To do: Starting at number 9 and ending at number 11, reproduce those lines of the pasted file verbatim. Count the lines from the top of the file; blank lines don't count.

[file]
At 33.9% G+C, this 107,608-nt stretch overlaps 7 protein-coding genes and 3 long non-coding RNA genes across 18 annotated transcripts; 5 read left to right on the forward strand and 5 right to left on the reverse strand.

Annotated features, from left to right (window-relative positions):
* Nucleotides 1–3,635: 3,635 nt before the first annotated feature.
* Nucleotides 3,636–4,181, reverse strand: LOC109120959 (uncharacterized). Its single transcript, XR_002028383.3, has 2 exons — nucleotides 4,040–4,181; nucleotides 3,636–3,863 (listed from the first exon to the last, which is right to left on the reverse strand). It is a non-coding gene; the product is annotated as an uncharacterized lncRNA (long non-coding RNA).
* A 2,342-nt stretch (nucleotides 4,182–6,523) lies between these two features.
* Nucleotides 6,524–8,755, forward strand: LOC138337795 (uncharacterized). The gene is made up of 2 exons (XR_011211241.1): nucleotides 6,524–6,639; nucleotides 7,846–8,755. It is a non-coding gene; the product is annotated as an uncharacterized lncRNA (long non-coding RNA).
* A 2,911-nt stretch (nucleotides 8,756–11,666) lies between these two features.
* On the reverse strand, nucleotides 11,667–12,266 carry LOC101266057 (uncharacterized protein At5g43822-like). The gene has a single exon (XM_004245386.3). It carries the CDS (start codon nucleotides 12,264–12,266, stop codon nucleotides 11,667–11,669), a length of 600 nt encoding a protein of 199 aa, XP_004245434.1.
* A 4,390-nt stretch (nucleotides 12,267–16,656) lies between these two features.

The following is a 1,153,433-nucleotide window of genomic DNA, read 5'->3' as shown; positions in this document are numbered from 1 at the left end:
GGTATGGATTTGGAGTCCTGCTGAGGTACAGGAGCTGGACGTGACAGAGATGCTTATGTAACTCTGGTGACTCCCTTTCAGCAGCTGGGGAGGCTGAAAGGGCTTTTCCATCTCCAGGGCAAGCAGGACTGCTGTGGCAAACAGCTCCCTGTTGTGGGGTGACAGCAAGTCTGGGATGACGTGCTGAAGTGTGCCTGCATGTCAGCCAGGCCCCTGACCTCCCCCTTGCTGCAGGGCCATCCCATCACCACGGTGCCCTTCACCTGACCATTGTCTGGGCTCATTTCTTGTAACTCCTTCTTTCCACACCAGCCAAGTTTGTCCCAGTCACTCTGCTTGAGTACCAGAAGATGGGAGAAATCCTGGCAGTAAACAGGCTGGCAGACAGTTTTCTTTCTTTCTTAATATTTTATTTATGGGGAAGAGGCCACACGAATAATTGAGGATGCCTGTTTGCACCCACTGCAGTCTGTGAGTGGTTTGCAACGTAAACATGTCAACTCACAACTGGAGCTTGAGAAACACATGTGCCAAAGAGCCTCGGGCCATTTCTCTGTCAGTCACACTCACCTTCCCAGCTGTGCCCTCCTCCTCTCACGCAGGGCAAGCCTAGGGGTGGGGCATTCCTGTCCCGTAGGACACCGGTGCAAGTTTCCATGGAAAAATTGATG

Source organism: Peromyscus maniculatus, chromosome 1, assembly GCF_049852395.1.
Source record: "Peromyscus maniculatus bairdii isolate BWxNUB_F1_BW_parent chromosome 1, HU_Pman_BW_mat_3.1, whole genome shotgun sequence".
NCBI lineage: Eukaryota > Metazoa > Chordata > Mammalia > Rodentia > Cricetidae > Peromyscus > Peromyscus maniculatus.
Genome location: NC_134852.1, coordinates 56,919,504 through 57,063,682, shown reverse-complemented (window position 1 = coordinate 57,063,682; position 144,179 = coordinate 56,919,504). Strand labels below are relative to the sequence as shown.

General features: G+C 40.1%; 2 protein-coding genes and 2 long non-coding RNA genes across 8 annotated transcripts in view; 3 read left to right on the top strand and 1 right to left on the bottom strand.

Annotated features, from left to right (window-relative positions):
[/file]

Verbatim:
* A 4,390-nt stretch (nucleotides 12,267–16,656) lies between these two features.

The following is a 1,153,433-nucleotide window of genomic DNA, read 5'->3' as shown; positions in this document are numbered from 1 at the left end:
GGTATGGATTTGGAGTCCTGCTGAGGTACAGGAGCTGGACGTGACAGAGATGCTTATGTAACTCTGGTGACTCCCTTTCAGCAGCTGGGGAGGCTGAAAGGGCTTTTCCATCTCCAGGGCAAGCAGGACTGCTGTGGCAAACAGCTCCCTGTTGTGGGGTGACAGCAAGTCTGGGATGACGTGCTGAAGTGTGCCTGCATGTCAGCCAGGCCCCTGACCTCCCCCTTGCTGCAGGGCCATCCCATCACCACGGTGCCCTTCACCTGACCATTGTCTGGGCTCATTTCTTGTAACTCCTTCTTTCCACACCAGCCAAGTTTGTCCCAGTCACTCTGCTTGAGTACCAGAAGATGGGAGAAATCCTGGCAGTAAACAGGCTGGCAGACAGTTTTCTTTCTTTCTTAATATTTTATTTATGGGGAAGAGGCCACACGAATAATTGAGGATGCCTGTTTGCACCCACTGCAGTCTGTGAGTGGTTTGCAACGTAAACATGTCAACTCACAACTGGAGCTTGAGAAACACATGTGCCAAAGAGCCTCGGGCCATTTCTCTGTCAGTCACACTCACCTTCCCAGCTGTGCCCTCCTCCTCTCACGCAGGGCAAGCCTAGGGGTGGGGCATTCCTGTCCCGTAGGACACCGGTGCAAGTTTCCATGGAAAAATTGATG